During these hours of no one deciding to do anything, we are forced to pass internal time as we wait for the big reveal. We are going to find out – very, very, very slowly – whether or not his last personality will actually turn him into The Beast. This Beast may have the power to transform his body into something supernatural. That’s a moderately interesting topic for a 1980s Cannon film. Technically a trailer for a Cannon film that you never saw, but totally tell people that you did.

Fine. I did actually see it.

When it is finally revealed that…the transformation doesn’t happen, it was, I thought, pretty boring. Didn’t really care. That is, until, it’s revealed that the transformation did happen. Huh, I thought. Maybe I didn’t care more about this way. Or I did. My indifference couldn’t decide if it existed. It’s kind of amazing, in an extremely dry and academic way, to wait an entire long film for one moment that doesn’t have any impact.

Oh, but we’re still not done.

See, Mr. Bruce Willis appears at the very end, the coda as it were. He is reprising his character in Unbreakable, making this godawful fly-attractor somehow part of the same universe of that excellent film. As we start to reevaluate our years ago faith in Mr. Shyamalan’s talent, Mr. Willis forces that film to go down a notch, which in turn makes this film go down a notch and so on. It’s the well-documented Tarantino spiral. How you feel after seeing Death Proof: were any of the films good, or, heaven forfend, was I w-w-wrong about them?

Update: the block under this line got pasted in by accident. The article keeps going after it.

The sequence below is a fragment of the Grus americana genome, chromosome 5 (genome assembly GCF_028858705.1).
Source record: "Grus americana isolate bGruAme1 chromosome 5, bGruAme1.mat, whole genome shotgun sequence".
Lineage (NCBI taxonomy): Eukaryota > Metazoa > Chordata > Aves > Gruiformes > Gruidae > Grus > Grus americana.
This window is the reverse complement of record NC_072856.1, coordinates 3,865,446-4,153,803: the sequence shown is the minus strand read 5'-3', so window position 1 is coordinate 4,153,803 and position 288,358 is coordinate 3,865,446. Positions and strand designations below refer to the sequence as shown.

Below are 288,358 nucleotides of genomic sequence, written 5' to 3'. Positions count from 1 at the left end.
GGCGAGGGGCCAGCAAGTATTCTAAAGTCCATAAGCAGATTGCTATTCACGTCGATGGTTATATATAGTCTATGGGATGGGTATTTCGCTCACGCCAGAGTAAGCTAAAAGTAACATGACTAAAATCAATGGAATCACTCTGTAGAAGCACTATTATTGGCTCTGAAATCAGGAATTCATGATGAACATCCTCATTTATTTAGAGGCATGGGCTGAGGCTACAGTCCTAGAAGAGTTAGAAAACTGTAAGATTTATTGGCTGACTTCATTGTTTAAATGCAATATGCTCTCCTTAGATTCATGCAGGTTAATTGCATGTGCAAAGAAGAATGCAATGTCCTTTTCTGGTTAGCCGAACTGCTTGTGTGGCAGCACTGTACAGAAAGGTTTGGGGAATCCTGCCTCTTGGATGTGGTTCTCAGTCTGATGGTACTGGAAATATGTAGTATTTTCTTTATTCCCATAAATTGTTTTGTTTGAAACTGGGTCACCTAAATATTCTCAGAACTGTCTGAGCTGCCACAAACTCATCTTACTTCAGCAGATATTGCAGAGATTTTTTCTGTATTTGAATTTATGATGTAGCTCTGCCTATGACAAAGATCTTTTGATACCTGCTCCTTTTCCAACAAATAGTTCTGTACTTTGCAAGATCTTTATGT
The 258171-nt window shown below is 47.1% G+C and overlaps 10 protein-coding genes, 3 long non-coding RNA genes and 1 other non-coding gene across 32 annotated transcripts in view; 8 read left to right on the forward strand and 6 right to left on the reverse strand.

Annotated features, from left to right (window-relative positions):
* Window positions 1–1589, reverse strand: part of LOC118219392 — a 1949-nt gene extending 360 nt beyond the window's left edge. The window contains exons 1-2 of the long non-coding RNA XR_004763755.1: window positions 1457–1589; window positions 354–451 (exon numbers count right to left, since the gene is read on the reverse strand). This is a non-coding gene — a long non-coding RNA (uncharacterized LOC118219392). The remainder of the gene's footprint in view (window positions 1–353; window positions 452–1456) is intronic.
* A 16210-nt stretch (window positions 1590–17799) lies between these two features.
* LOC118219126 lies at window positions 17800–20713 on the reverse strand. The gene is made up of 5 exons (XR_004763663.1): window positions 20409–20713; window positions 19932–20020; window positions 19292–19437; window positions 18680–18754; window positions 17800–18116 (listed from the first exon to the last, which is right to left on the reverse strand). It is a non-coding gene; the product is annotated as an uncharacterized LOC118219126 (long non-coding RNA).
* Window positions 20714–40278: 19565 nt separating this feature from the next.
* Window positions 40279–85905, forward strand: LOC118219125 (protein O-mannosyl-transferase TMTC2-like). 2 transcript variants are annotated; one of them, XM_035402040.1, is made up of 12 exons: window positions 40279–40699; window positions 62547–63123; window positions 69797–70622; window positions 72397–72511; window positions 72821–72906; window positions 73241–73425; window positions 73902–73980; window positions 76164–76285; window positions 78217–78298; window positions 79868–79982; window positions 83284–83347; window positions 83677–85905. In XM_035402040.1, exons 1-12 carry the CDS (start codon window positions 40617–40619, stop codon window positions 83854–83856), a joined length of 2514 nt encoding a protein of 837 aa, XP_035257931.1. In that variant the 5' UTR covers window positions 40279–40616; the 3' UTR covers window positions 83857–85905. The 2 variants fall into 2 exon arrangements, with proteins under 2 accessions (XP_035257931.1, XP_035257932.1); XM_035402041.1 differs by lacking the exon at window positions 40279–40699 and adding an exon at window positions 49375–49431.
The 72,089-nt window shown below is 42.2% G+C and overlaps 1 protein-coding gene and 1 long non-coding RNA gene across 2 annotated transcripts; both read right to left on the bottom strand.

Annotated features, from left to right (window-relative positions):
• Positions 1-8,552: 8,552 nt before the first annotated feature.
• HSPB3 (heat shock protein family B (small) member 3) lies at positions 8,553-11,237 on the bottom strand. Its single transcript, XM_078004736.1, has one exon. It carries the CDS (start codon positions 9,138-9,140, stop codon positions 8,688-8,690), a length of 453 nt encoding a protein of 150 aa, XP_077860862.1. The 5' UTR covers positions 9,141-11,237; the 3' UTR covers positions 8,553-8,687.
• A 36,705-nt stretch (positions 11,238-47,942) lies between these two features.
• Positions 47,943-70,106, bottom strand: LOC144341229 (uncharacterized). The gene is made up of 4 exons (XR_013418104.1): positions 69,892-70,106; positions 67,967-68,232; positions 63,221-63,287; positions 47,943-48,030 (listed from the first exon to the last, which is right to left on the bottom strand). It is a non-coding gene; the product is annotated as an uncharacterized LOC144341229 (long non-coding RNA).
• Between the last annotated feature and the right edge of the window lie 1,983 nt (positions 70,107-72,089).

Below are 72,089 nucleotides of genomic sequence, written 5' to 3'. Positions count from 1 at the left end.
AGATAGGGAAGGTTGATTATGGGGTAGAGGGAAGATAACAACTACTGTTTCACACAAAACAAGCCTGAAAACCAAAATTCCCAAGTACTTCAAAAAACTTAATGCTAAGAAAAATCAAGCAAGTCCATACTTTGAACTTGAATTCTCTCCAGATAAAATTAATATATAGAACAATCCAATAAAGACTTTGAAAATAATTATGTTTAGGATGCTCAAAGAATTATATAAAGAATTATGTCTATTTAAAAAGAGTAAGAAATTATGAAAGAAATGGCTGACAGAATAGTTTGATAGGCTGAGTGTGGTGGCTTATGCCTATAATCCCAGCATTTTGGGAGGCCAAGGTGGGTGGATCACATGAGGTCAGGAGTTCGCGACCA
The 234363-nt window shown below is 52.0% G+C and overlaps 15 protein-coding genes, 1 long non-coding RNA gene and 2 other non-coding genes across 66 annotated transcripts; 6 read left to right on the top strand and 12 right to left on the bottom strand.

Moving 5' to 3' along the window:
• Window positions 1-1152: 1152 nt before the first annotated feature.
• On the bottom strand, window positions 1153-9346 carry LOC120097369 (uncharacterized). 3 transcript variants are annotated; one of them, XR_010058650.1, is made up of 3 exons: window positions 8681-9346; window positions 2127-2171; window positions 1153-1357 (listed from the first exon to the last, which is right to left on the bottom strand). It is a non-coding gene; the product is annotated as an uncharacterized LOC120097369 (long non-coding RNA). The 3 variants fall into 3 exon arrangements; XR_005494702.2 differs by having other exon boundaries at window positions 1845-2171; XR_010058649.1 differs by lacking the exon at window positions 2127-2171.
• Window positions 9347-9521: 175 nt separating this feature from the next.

This isn’t actually worse than the other stuff, which is ethically repellent, but it comes at the end, and the cumulative effects makes it seem like it is. It certainly originates from the same mind.

It is very sad indeed, because I liked, loved, Unbreakable, the film according The Second Peter Hyams Rule, destroyed Mr. Shyamalan’s career. Mr. Willis’ inclusion makes the filmmaker come off like a middle aged man talking about his college years. That old vegan joke – ‘How do know if someone went to Harvard? They’ve already told you.’

The difference, here, is that we’re paying him to tell us about how great he used to be. This a kind of vacuum death whirlpool, that the inventor of the modern gotcha film, who inspired the next generation in the Lost Hydra, is now simply ripping off copies of his copies. Mr. Willis at the end is exactly the same reveal from 10 Cloverfield Lane, that a ha! it was within that particular film universe all along, even though it really wasn’t or couldn’t be and even if it was, so what, it wasn’t scary.